* French family in Cameroon after release
* Hollande says no ransom paid for hostages
* French ForMin Fabius expected in Cameroon
By Tansa Musa
YAOUNDE, April 19 (Reuters) - A French family of seven, including four children, have been released in Cameroon following secret talks, France said on Friday, ending two months of captivity in the hands of Nigerian Islamist militants.
Armed men on motorcycles snatched the family on Feb. 19 while they were on holiday near the Waza national park in north Cameroon, some 10 km (six miles) from the Nigerian border.
“I spoke to the father this morning ... He told me how happy and relieved he was,” French President Francois Hollande said at a news conference in Paris on Friday. “This is an immense relief. This will redouble our determination to free the hostages who remain.”
Eight French hostages are still being held by al Qaeda-linked Islamist militant groups in the arid Sahel region of west Africa.
Hollande said there had been discrete contacts over the last few weeks to free the family under French terms and denied any money was paid for their release.
“France has not changed its position, which is not to pay ransoms,” he said.
The father of the kidnapped family, Tanguy Moulin-Fournier, worked in Cameroon for French utility firm GDF Suez. He was seized with his wife, four sons, and his brother, who was visiting them on holiday.
“It was very long. It was very difficult. It was physically and psychologically tough and there were some very low moments,” Moulin-Fournier told France Inter radio. “We’re very tired but life will resume and life is stronger than everything else.”
Both adult males of the family had thick beards while the children looked drawn, and wore flip-flops, knee-length shorts and tee-shirts.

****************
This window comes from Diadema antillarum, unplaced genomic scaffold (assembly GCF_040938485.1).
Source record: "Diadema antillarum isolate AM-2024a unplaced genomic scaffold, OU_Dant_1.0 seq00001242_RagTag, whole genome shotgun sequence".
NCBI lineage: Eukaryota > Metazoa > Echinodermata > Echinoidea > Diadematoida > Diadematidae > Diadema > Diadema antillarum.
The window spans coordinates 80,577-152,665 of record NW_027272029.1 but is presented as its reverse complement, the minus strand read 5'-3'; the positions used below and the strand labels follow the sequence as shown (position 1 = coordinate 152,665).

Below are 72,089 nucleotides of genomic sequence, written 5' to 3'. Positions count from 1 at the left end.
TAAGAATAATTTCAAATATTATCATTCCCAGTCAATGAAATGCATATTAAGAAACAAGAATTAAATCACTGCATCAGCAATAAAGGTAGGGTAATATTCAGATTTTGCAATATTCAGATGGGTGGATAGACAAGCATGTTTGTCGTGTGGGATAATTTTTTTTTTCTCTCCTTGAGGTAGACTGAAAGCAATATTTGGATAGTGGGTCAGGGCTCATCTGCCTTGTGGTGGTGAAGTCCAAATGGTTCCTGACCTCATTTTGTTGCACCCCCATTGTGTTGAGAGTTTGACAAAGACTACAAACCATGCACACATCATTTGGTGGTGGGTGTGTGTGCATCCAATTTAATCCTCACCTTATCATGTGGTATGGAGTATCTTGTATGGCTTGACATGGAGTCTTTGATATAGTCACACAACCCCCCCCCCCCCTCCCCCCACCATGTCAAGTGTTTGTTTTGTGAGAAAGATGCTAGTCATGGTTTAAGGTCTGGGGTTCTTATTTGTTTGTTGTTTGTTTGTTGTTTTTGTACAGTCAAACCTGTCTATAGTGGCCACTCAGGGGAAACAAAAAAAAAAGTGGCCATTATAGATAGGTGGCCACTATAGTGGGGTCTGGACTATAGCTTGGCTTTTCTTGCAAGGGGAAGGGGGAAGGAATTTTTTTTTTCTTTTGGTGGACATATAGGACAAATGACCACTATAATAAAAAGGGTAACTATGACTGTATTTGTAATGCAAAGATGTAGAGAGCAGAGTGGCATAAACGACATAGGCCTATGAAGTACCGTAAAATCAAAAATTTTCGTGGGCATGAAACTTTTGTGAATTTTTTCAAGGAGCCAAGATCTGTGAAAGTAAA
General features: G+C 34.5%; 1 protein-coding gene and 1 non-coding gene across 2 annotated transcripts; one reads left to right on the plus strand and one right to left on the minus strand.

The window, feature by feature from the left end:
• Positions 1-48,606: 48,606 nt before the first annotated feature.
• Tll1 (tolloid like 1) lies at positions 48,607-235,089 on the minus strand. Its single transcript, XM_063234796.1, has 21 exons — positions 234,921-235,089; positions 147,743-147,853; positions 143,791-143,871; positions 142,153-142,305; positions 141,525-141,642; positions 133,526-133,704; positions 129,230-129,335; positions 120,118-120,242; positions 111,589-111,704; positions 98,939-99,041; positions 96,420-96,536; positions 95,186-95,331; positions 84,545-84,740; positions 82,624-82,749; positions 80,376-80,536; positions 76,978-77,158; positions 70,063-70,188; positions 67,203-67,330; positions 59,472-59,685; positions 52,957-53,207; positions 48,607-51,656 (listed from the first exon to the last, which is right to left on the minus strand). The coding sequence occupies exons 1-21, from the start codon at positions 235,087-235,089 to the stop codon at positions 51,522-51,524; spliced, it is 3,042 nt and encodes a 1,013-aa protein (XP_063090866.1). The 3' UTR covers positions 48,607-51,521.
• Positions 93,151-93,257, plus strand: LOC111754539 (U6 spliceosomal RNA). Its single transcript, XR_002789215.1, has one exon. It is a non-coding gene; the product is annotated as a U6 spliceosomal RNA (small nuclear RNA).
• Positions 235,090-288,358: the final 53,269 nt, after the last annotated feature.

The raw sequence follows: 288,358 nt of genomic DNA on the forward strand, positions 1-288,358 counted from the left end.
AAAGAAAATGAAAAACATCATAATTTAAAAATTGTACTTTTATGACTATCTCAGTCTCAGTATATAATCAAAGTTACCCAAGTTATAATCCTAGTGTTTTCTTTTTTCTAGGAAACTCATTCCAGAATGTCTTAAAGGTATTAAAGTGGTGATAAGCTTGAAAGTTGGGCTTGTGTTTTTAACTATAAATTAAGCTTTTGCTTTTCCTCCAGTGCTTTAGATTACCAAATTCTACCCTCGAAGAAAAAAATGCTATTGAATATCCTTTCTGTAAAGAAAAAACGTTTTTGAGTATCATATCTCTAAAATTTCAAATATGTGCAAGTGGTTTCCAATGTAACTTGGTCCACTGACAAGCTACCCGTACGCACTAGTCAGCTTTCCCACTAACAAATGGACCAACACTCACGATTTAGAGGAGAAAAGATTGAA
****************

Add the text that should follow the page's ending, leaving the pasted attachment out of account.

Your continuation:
“We are very happy to be released. I want to thank (Cameroon) President Paul Biya for making all the effort to ensure our release,” his tired-looking wife, Albane Moulin-Fournier, said on Cameroonian television, holding her smallest child.
Ferdinand Ngoh Ngoh, secretary-general of Cameroon’s presidency, said all family members were well.
State television showed the family descending from a plane where they were greeted on the tarmac by the French ambassador who took them to the embassy in the capital Yaounde.
French Foreign Minister Laurent Fabius was due to meet them there, a French official said, and they would be repatriated to France as soon as possible.
“I think I’ll bring them (back to France) early tomorrow,” Fabius said before boarding a flight to Cameroon on Friday.
The release of the hostages is a rare piece of good news for Hollande’s government, which is struggling to cut unemployment and has been hit by a tax fraud scandal which has forced its budget minister to resign.
Mostly Muslim northern Cameroon is considered an area within the operational sphere of Islamist militants including Boko Haram, Nigeria’s biggest security threat.
Gunmen claiming to be from Boko Haram released videos of the family in March, threatening to kill them unless Nigeria and Cameroon released Muslim militants held in detention.
Cameroon denied it was holding any militants and it was unclear if any of the group’s demands had been met.